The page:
He acknowledges, "Church-going, thought of as the ceremonial public service of God in a church, in general is... not only a means to be valued by each individual for his own edification, but also a duty directly obligating them as a group... provided, that this church contains no formalities which might lead to idolatry... e.g., certain prayers to God, with His infinite mercy personified under the name of a man... But to use it as, in itself, a means of grace, as though thereby God were directly served... is an illusion which does, indeed, well comport with the case of mind of a good CITIZEN in a political commonwealth... yet which not only contributes nothing to the character of such a man, as a citizen of the kingdom of God, but rather debases it, and serves... to conceal the bad moral content of his disposition from the eyes of others, and even from his own eyes." (Pg. 186-187)

Kant's ideas on religion may not appeal to the "rational-minded" readers of his first Critique; but for anyone interested in liberal/progressive religion, it remains fascinating and valuable reading.
4 of 7 people found the following review helpful
Which translation? 8 Oct. 2006
By Kawatteru - Published on
Format: Paperback
I assume that this "Religion Within the Limits of Reason Alone" is a different translation of the same book entitled by another publisher as "Religion Within the Boundaries of Mere Reason." The question is, which is better and for what reasons?
7 of 16 people found the following review helpful
Kant and Religion 20 July 2000
By Chris Jurgenson - Published on
Format: Paperback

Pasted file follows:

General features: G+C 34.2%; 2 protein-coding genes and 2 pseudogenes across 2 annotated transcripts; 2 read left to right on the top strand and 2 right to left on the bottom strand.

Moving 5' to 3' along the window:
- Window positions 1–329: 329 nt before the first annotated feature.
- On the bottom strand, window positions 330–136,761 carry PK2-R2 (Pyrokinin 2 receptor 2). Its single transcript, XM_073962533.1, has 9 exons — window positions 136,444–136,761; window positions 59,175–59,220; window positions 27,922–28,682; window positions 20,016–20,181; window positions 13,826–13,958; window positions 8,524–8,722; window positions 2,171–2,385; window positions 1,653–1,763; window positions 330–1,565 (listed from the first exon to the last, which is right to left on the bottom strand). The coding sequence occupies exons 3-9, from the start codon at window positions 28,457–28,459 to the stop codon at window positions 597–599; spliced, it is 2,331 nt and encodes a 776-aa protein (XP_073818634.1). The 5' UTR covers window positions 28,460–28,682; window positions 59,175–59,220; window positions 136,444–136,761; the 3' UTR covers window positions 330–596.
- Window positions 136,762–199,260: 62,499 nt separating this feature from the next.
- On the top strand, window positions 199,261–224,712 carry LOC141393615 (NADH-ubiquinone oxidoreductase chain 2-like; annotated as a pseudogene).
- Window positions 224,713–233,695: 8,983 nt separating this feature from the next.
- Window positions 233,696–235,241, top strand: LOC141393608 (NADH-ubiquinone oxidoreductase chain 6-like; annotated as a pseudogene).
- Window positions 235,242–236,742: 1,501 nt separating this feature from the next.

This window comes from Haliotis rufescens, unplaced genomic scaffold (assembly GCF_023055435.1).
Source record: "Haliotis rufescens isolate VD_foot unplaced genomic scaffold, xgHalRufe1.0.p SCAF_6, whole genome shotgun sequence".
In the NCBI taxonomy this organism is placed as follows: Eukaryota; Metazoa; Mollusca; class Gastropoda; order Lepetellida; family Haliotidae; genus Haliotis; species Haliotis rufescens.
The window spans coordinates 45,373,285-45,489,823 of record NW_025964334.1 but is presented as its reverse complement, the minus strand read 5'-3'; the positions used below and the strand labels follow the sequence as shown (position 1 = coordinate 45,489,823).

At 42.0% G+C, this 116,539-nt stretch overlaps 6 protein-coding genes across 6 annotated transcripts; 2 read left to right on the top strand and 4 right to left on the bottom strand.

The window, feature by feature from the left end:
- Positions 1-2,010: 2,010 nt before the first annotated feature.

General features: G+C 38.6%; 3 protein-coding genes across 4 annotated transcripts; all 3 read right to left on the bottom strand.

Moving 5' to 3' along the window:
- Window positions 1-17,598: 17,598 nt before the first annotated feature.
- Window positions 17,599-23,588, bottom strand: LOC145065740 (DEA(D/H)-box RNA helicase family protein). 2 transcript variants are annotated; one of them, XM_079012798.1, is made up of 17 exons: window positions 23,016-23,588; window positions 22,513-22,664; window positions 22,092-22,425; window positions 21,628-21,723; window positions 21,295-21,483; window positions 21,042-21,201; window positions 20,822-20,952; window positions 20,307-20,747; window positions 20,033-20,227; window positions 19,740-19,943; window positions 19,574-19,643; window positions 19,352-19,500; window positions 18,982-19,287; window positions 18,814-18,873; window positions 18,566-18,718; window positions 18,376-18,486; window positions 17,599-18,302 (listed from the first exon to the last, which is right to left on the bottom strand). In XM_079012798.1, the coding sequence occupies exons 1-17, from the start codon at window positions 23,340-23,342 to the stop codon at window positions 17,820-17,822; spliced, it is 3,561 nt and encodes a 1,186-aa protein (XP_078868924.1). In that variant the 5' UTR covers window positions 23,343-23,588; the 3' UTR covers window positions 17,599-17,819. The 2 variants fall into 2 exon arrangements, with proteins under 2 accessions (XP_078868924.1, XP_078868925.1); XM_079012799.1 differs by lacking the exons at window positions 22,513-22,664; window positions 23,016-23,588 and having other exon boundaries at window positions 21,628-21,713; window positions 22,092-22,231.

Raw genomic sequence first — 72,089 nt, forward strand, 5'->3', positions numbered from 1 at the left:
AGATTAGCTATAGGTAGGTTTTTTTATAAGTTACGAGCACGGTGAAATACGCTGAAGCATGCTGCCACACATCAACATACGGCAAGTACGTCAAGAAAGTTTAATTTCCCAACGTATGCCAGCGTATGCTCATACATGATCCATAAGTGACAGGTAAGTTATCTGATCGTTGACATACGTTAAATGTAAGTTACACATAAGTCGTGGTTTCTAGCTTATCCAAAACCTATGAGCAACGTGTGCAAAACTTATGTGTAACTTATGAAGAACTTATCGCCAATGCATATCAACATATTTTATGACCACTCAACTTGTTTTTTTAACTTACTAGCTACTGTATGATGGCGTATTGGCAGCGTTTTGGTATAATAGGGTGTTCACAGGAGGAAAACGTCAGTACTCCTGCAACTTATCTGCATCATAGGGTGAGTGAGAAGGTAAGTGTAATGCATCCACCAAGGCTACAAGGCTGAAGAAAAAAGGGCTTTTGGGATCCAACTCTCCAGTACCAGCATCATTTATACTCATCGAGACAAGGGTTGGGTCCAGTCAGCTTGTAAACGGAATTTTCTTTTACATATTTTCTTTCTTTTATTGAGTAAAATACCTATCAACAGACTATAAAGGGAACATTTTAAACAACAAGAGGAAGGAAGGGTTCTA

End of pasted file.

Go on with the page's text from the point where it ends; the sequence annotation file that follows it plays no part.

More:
Though the title may imply so, Religion Within the Limits of Reason Alone is not an attempt to confine religion to reason per se, but rather an attempt to display what can be perceived by reason on the subject of reason, naturally of Kant, a priori (outside of experience). When Kant encountered a topic that was outside the limits of reason (i.e. miracles) he fully conceded that reason could not explain that which is of direct Divine influence, thus making his point clear that reason can be useful within religion, but there comes a point where God takes over and reason must bow before His Sovereignty. This book contains a wealth of interesting ideas and concepts, and I personally used it to teach lessons to my Sunday School class. However, due to Kant's deeply profound writing style, this book, along with his others, is generally misunderstood, or else not understood at all. I believe that Religion would be an excellent devotional if taken in small parts over a period of time. There are many interesting concepts that could be overlooked if one rushed through, therefore it is imperative that the reader be sure to take time to think on what Kant was trying to convey. As a Christian witness, Kant made many beautiful comments on the necessity of being "Born-again" through the Son of God and on the Law of God and its influence on the sinner who is incapable of being righteous outside of this law. Kant is not someone who will be quoted in a common Sunday morning sermon, but I believe that he is an unsung Christian hero who has been disregarded due to the difficulty of his writing and his Catholic origin, at least in Protestant denominations, which to quote Catholic theologians is generally taboo. All of his works are noteworthy, but a little more effort is needed to read and understand him than the average person is willing to invest, but I believe that the insight gained from his works are well worth the effort.